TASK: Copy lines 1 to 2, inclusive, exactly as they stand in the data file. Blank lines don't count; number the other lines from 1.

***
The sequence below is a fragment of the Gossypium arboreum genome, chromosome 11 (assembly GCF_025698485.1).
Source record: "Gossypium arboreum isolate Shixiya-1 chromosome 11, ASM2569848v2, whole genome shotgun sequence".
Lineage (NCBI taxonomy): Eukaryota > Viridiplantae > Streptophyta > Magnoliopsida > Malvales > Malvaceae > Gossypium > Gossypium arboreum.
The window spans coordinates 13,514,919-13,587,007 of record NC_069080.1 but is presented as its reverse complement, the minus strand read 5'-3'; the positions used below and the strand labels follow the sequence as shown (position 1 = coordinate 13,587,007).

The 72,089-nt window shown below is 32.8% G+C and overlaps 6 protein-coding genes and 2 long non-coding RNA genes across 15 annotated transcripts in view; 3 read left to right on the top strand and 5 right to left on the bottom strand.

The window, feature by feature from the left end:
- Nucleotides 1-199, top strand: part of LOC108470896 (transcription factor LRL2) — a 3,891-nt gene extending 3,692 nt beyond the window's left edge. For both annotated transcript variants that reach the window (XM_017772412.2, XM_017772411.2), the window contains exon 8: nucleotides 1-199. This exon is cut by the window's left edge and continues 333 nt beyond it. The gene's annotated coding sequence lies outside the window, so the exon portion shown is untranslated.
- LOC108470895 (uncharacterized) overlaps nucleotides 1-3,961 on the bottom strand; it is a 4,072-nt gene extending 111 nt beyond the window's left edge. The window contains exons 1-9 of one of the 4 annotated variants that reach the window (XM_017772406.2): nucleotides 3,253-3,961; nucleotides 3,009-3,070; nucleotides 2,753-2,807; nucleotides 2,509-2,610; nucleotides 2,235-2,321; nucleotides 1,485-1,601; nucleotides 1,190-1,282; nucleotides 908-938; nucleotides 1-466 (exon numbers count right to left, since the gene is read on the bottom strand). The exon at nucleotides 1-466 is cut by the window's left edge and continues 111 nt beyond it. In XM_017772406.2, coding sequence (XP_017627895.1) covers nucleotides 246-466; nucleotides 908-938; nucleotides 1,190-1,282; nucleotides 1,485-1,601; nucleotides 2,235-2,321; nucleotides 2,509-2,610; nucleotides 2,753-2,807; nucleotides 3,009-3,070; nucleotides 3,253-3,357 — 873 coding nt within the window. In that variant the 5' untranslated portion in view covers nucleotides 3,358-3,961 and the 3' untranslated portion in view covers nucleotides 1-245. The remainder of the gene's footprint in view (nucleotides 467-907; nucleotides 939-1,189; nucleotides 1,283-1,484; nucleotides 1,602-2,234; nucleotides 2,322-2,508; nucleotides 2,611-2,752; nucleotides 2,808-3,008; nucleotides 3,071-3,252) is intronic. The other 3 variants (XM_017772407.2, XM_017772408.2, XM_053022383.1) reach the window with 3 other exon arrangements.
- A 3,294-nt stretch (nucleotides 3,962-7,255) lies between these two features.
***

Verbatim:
The sequence below is a fragment of the Gossypium arboreum genome, chromosome 11 (assembly GCF_025698485.1).
Source record: "Gossypium arboreum isolate Shixiya-1 chromosome 11, ASM2569848v2, whole genome shotgun sequence".